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Inspired by this, I was wondering if there is a simple logical argument to

Show that $ a,b, \sqrt{a}+ \sqrt{b} \in\mathbb Q \implies \sqrt{a},\sqrt{b} \in\mathbb Q $

Note that the original link is using a computational method, where as I am looking for a simple logical argument.

I tried (unjutifiably) to argue that if some of two square roots is rational then each one is rational, this is a different than the (incorrect) argument that if sum of two algebraic numbers is rational then each one is rational ( counter example $a=1-\sqrt{2},b= 1+\sqrt{2} $)

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Being, or not being, in the rationals is a computational concept, so the search for a non-computational method is doomed. –  Gerry Myerson Apr 25 '12 at 3:45
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If the term "logical argument" is meant as "a formal proof in the language of fields" then I apologize for the retag. If it meant something else, then I am not sorry - it has nothing to do with [logic]. –  Asaf Karagila Apr 25 '12 at 8:53
    
@Asaf : You are completly correct, what I meant was something similar to simple logical reasoning like "sum of rational and irrational is irrational" type of statement. Thank you for your courtesy. –  Arjang Apr 25 '12 at 9:20
    
@GerryMyerson : I consider Bill's answer to be sufficiently noncomputational, maybe my usage of "noncomputational" is not correct in this context. –  Arjang Apr 25 '12 at 11:31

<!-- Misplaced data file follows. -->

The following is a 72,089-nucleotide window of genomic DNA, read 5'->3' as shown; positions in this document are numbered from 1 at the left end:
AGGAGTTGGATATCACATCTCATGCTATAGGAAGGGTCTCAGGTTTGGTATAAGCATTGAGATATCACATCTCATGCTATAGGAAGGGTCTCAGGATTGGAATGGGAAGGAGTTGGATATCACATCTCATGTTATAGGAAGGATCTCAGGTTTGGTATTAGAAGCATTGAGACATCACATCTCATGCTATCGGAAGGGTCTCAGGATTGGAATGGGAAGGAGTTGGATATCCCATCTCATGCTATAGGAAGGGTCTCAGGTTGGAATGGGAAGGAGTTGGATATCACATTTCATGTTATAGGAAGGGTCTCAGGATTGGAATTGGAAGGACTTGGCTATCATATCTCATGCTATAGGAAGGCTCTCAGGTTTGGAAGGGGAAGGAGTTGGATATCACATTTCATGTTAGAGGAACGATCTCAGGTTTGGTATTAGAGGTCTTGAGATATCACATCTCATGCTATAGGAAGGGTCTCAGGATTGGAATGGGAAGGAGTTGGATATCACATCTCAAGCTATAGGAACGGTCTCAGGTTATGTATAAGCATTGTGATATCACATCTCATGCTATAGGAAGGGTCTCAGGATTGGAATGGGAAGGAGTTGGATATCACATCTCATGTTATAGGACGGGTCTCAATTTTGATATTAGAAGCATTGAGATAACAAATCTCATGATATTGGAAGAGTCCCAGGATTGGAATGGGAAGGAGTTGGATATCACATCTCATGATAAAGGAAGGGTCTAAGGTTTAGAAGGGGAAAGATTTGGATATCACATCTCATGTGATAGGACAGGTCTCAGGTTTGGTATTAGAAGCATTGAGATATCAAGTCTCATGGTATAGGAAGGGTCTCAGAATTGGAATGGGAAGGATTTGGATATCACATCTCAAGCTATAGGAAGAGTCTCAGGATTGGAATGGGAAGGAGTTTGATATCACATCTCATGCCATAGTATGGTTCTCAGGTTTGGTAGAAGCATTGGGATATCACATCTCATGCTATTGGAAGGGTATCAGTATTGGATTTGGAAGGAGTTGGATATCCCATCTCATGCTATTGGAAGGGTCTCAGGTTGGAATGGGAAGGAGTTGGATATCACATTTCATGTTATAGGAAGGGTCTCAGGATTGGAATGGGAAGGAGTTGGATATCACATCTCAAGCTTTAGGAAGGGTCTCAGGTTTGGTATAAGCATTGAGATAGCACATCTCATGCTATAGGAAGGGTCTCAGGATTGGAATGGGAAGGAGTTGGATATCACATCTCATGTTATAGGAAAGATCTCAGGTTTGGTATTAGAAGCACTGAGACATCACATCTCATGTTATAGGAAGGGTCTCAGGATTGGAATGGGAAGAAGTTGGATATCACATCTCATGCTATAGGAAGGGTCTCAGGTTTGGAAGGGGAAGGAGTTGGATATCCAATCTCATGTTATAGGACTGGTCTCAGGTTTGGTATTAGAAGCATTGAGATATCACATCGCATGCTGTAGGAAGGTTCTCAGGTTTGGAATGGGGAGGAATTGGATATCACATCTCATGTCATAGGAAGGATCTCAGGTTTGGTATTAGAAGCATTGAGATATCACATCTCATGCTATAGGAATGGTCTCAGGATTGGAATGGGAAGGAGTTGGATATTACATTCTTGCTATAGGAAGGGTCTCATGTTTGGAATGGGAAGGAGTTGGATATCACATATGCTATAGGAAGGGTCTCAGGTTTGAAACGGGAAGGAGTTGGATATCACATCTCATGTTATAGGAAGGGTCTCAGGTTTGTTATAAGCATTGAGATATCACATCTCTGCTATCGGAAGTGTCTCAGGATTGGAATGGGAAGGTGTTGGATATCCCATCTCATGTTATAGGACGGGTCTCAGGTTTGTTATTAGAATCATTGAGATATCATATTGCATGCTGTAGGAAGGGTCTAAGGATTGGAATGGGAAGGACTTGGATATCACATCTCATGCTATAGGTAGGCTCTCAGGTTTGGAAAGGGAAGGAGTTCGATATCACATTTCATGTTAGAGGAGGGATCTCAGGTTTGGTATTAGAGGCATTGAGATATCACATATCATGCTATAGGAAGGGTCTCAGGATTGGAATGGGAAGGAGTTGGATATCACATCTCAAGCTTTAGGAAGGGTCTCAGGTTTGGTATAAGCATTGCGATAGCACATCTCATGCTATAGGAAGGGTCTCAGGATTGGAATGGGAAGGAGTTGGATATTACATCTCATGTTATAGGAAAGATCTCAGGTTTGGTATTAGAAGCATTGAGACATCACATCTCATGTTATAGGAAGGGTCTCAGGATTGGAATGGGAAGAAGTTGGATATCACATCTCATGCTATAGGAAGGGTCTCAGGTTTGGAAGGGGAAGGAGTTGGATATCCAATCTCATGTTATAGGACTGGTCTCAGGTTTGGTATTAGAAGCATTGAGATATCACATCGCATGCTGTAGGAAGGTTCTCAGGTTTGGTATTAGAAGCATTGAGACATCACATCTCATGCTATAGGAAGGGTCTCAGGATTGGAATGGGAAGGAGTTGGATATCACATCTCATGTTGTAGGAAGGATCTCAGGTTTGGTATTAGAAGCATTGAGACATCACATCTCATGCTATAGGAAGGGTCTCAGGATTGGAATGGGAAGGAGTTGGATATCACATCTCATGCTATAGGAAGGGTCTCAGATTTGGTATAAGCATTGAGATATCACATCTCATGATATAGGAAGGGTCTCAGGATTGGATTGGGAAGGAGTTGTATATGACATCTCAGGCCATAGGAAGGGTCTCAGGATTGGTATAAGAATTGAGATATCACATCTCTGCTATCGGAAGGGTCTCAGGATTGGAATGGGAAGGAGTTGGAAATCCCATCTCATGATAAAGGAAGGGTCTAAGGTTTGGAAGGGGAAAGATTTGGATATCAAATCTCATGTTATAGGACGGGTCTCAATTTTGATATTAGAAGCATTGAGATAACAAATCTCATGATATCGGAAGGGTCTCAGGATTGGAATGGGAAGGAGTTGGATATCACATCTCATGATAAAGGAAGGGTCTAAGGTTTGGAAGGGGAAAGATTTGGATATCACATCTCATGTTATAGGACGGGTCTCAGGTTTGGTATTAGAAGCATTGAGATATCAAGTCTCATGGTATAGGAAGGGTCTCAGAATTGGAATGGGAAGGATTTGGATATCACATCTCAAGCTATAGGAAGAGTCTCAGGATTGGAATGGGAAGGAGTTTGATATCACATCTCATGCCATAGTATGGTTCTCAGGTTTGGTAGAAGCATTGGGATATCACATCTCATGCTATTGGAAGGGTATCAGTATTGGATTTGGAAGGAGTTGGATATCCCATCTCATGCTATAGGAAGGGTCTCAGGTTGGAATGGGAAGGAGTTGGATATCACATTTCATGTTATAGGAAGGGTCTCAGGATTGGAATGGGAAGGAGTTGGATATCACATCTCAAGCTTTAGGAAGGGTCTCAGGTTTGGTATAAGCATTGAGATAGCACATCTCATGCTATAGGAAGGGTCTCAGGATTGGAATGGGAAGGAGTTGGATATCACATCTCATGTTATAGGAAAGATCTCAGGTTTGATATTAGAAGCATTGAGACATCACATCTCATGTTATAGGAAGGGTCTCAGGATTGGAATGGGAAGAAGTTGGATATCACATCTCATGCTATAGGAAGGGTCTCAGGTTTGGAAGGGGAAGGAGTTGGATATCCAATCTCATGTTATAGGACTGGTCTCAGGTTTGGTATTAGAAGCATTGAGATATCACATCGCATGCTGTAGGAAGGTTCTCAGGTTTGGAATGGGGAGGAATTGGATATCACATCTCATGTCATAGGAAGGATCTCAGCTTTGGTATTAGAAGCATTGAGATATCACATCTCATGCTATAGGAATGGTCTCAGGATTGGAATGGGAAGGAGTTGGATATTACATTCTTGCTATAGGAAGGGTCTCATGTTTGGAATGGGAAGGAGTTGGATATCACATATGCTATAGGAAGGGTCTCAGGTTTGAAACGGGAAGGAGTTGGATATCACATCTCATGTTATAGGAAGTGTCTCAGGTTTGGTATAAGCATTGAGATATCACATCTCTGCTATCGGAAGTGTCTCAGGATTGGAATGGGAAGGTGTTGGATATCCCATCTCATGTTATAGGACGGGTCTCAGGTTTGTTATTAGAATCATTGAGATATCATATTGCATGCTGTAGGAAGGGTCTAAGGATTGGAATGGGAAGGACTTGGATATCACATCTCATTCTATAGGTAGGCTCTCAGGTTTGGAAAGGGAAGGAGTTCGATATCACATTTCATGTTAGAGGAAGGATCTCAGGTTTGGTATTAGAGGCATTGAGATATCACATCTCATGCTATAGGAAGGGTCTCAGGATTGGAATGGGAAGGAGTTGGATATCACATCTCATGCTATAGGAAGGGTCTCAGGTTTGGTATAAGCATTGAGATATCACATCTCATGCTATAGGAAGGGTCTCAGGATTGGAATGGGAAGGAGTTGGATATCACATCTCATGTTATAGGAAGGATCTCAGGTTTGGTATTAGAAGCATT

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3 Answers 3

up vote 18 down vote accepted

Hint $\rm\ \sqrt{a}-\sqrt{b}\: = \dfrac{a-b}{\sqrt{a}+\sqrt{b}}\ $ so $\rm\ \sqrt{a}+\sqrt{b}\in\mathbb Q\:\Rightarrow\:\sqrt{a}-\sqrt{b}\in\mathbb Q\:\Rightarrow\:$ sum/2 $\rm = \sqrt{a}\in \mathbb Q$

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It's more a complete solution than a hint :) –  Najib Idrissi Apr 25 '12 at 10:04
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Note that $a+b=(\sqrt{a}+\sqrt{b})^2-2\sqrt{ab}$ and since both a+b and $\sqrt{a}+\sqrt{b}$ are rational, we may claim that $\sqrt{ab}$ is also rational. These remind us of the quadratic: $(x-\sqrt{a})(x-\sqrt{b})=x^2-2x(\sqrt{a}+\sqrt{b})+\sqrt{ab}$ Solving for x gives us $x=\frac{\sqrt{a}+\sqrt{b}+-\sqrt{a+b-2\sqrt{ab}}}{2}$ which implies that if $\sqrt{a}-\sqrt{b}$ is rational, then so are $\sqrt{a}$ and $\sqrt{b}$. Since $\sqrt{a}-\sqrt{b}=\frac{a-b}{\sqrt{a}+\sqrt{b}}$ and both $a-b$ and $\sqrt{a}+\sqrt{b}$ are rational, we may conclude that both $\sqrt{a}$ and $\sqrt{b}$ are rational.

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Sorry, I didn't read the part about not being computational. Also, this just boils down to Bill Dubuque's proof. –  Alexander L Apr 25 '12 at 4:03
    
Me neither! Let's hope you avoid the serial downvoters :) –  The Chaz 2.0 Apr 25 '12 at 4:04
    
@TheChaz The downvote is a bit puzzling. I'd ask for an explanation. –  Bill Dubuque Apr 25 '12 at 4:24
    
@Bill: I know you would! Honestly, I'll probably just chalk it up to the same serial downvoter(s) that have been targeting me of late. It's not a big deal, and I'm kinda surprised that it doesn't happen more often, considering my abrasive tendencies... –  The Chaz 2.0 Apr 25 '12 at 4:28
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$$\sqrt a + \sqrt b \in \mathbb{Q} \Rightarrow \sqrt a + \sqrt b = \dfrac{p}{q}$$

$$\sqrt a = \dfrac{p}{q} - \sqrt b$$ $$a = \dfrac{p^2}{q^2} - 2 \cdot \dfrac{p}{q} \sqrt b + b$$

So if $a,b$ are rational, this forces their square roots to be also.

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Note: This is arguably "computational". I just now checked out the link in the OP (a rare occurrence...) –  The Chaz 2.0 Apr 25 '12 at 3:40
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